“Does the seller need to fix this?” No. Here’s a video discussing the options for what to do with home inspection findings: https://youtu.be/gGFv95cqA2A
For those who prefer the written form, here’s what I said in the video:
This is a common question we’re asked when we find defects at houses that we inspect, and the answer is always no. While we may come up with a big list of required repairs for a seller during a Truth-In-Housing evaluation, home inspections are entirely unregulated in Minnesota. No licensing, no regulation, nothing. Issues that come up during a home inspection may be negotiable, but there are no hard and fast rules about repairs that sellers need to complete as a result of a home inspection. When we find defects during a home inspection, there are four common ways for the buyer to deal with them: pay less for the house, cancel the purchase, have the seller perform repairs, or do nothing. Today I’m going to give my two cents on these different options.
Lower the price of the house. With this option, the buyer can hire their own contractors to do the work, and they can oversee the whole project after they own the house. This is a common approach, but it’s not always a practical approach because it doesn’t leave the new home buyers with any cash to pay for repairs.
Cancel the purchase. This happens when the buyer decides there are too many problems with the house or when buyers and sellers can’t come to an agreement.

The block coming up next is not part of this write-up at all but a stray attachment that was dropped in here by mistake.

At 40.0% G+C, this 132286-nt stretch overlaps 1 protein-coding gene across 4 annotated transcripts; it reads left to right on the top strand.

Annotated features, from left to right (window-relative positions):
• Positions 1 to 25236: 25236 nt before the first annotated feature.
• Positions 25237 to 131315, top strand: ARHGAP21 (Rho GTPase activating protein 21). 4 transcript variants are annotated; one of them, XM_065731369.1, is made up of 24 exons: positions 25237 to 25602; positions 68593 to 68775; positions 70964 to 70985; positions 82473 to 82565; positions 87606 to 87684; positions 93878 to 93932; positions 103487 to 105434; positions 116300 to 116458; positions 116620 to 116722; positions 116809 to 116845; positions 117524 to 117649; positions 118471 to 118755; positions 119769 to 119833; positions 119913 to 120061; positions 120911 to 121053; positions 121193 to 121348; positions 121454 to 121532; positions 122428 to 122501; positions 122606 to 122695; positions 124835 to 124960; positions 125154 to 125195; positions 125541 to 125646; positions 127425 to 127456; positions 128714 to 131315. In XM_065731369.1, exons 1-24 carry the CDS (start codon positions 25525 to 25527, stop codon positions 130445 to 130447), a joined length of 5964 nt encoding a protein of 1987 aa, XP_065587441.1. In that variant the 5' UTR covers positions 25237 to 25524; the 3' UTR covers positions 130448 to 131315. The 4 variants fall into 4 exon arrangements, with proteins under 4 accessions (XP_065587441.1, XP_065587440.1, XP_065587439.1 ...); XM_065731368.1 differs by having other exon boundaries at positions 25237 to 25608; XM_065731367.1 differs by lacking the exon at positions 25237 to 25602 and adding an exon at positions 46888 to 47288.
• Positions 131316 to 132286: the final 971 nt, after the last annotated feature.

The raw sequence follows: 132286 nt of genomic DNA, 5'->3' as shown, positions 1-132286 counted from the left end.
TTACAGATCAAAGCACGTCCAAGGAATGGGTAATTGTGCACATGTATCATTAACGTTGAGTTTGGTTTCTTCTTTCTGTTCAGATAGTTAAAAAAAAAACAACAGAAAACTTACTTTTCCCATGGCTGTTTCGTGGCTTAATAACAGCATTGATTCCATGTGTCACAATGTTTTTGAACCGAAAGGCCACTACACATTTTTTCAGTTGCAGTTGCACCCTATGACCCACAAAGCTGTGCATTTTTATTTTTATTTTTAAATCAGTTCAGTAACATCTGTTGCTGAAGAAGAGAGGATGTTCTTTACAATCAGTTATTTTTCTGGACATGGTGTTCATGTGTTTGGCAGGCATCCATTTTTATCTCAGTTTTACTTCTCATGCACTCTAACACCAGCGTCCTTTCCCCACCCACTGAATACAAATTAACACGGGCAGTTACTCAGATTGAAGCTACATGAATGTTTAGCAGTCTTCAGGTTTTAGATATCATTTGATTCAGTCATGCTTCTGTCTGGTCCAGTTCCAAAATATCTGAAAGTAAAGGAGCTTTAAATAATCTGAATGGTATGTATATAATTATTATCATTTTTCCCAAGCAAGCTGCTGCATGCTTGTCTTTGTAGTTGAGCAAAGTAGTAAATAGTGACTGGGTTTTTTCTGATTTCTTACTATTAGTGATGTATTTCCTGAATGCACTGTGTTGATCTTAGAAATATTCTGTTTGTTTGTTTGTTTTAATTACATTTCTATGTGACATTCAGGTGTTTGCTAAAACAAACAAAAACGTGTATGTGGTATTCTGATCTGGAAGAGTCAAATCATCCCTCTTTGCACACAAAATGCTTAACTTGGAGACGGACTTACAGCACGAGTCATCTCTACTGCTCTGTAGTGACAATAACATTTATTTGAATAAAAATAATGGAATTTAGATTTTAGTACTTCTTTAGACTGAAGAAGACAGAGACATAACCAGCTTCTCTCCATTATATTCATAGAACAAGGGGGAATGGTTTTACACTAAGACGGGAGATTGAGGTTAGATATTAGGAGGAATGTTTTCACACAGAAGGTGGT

Ask the sellers to make repairs. I’m not a fan of this option. If a seller has performed work at their home and it was done wrong, why would they get it right the second time? When a buyer asks a seller to repair things, they are basically making the seller the general contractor for their new home. The seller has no motivation to do high-quality work, and I know from experience that the work will often be performed incorrectly, or the work will be sub-par and the materials will be the cheapest possible. Often both.
It’s a very frustrating situation for buyers when we go out to verify repairs the day before closing and none of the repairs are right. What happens now? If the seller is going to be responsible for repairs, language should be included in the purchase agreement that requires licensed contractors to do the work, permits pulled and inspected by the authority having jurisdiction (the city), and proof of both given to the buyer well in advance of the closing date. Just about anything related to plumbing, electrical, or HVAC requires a permit, and most work performed by carpenters also requires a permit. This should be done for projects of any size; if a project is too small to require a permit, why bother asking the seller to do it at all?
Do nothing. This is often the best option for buyers. When buying a used home, buyers shouldn’t expect everything to be perfect; it never is. Walls get damaged, showers leak, appliances age. This doesn’t mean buyers shouldn’t address defects after they’ve bought the house, but it’s unrealistic to expect sellers of used houses to fix every little defect. Asking sellers to address a long list of minor repairs will make the seller feel defensive about their home and make the buyers look petty. This typically comes from a misunderstanding of what a home inspection is for; home inspections are supposed to help the buyer make an informed decision about their potential purchase, not give the seller a long list of petty repairs.
For a longer discussion of this topic, check out our document on this topic, Negotiations After The Inspection.
Author: Reuben Saltzman, Structure Tech Home Inspections